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Working Like a Dog: Part 2

By Dawne Belloise

Last week, in part I of Working Like a Dog, we learned about the lives of service dogs and avalanche dogs. This week, we get a peak into the lives of cattle dogs and sled dogs. 

Cattle Dogs

courtesy photo

Cattle dogs have been part of this valley for generations, although it’s a personal preference as to whether or not ranchers use dogs. Barbara East has been training and using cattle dogs in her horseback rides for forty-five years as a range rider and attests that they are canines that are not to be trifled with. They’re serious about their work. Barbara uses cross breed dogs, “Half something and half something else, usually Kelpie, border collie, and McNab mixes. You have two kinds of dogs for cattle, driving dogs and gathering dogs. Some bring the cattle to you, others drive the cattle away. Training is just using them. You just put them on the job, they’re bred to do the work. You do have to train them, basically, by putting them in the field and using them. Border Collies need a job. You can’t just leave them idle for too long. Their place on earth is not to watch the house. They’ll work as opposed to chasing a stick or eating. It’s ridiculous and amazing and in fact you really have to watch them because they’ll work themselves into the ground.”

As far as training them, Barbara feels you’re just rewarding and recognizing them for what they already know and bred to do. “They just need for you to establish the direction you want to move the herd. One thing about border collies that I find amazing is they watch your body language. They will watch what I watch and soon they are pretty much thinking what I think, then, good dogs will balance their position opposite of mine. They’ll go where I can’t go to get cattle, then we begin to turn into a pretty good team. Border collies are more of a fetching dog, they’ll fetch a sheep, they’re gatherers. The blue heelers, they’re a more aggressive and pushy dog, so they push the cattle. I’ll use the blue heeler breed that people now use for pets. They were famously bred to bite, to drive cattle away from you, by nipping the heels of cattle. But as people began to like them as pets they bred the nip out, and they’re not bred for working anymore. Twenty-five years later, you don’t have working dogs anywhere. It’s getting harder and harder for people using stock dogs to get them because they’re breeding them more for pets.” Barbara notes that really good stock dogs don’t make good pets because they’re bred to do their jobs. “If they don’t have a cow to bite they’re going to bite a bike rider or something.”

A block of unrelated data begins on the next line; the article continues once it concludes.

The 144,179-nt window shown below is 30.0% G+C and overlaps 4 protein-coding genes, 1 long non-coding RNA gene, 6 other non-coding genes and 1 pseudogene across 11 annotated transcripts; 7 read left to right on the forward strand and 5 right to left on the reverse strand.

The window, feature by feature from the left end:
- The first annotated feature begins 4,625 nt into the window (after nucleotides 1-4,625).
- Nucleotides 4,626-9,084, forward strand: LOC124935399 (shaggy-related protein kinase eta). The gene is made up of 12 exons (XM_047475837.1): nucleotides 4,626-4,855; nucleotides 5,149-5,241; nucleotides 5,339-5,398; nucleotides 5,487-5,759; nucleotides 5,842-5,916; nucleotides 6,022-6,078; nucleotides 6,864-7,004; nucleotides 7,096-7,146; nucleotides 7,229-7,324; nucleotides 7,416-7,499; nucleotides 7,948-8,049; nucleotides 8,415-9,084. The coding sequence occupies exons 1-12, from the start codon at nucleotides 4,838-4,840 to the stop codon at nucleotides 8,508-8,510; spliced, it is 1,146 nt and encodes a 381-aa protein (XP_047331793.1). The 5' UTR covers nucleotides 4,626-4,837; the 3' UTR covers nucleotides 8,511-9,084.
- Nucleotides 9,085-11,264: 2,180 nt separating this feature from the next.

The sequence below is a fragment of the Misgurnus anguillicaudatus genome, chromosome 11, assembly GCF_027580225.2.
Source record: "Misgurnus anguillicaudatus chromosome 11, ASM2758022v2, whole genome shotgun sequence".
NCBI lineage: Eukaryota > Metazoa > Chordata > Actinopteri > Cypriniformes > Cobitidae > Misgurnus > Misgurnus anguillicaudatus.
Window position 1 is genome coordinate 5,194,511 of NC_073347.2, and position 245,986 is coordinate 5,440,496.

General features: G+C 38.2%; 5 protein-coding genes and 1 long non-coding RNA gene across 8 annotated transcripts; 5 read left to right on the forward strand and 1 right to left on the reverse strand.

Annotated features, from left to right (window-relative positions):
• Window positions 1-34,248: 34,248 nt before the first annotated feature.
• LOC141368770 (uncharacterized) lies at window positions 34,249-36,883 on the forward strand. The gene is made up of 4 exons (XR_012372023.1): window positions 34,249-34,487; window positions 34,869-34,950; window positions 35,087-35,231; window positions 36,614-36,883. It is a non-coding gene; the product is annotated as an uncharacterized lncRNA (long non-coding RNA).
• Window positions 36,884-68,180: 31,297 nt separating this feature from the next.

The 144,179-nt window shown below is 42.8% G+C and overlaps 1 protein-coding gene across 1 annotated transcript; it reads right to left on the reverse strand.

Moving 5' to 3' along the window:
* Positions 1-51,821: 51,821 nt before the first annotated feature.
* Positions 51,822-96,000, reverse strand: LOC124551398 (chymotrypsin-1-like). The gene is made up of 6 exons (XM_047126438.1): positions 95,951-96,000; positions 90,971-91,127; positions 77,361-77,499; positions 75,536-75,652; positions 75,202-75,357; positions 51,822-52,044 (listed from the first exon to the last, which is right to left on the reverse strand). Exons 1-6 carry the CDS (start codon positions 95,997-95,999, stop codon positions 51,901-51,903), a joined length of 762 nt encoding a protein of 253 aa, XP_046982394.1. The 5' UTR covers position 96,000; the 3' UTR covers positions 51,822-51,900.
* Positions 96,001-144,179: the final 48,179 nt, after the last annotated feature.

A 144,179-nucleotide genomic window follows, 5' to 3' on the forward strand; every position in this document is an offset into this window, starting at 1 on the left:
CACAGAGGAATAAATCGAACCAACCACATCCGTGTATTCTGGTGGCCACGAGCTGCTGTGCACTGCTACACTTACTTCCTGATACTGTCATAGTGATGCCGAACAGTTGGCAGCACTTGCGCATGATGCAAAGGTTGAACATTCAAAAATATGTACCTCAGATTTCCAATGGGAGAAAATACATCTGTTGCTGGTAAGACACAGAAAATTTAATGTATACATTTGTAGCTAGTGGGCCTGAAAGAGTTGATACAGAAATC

The north end of the Gunnison valley is Barbara’s range, riding for several ranchers. She’s fourth generation from a ranching family in Boulder. She came to Crested Butte in 1968 and has been using dogs ever since. “A dog out there isn’t a pet for us, it’s a tool for our job. They’re working dogs. Their whole world revolves around praise but they’re not dogs you pet. They have a job and they have to focus, it’s just a different deal. They’re my hired hand, when they’re done with their work, you praise them. Giving them the continuing opportunity to work is their greatest reward.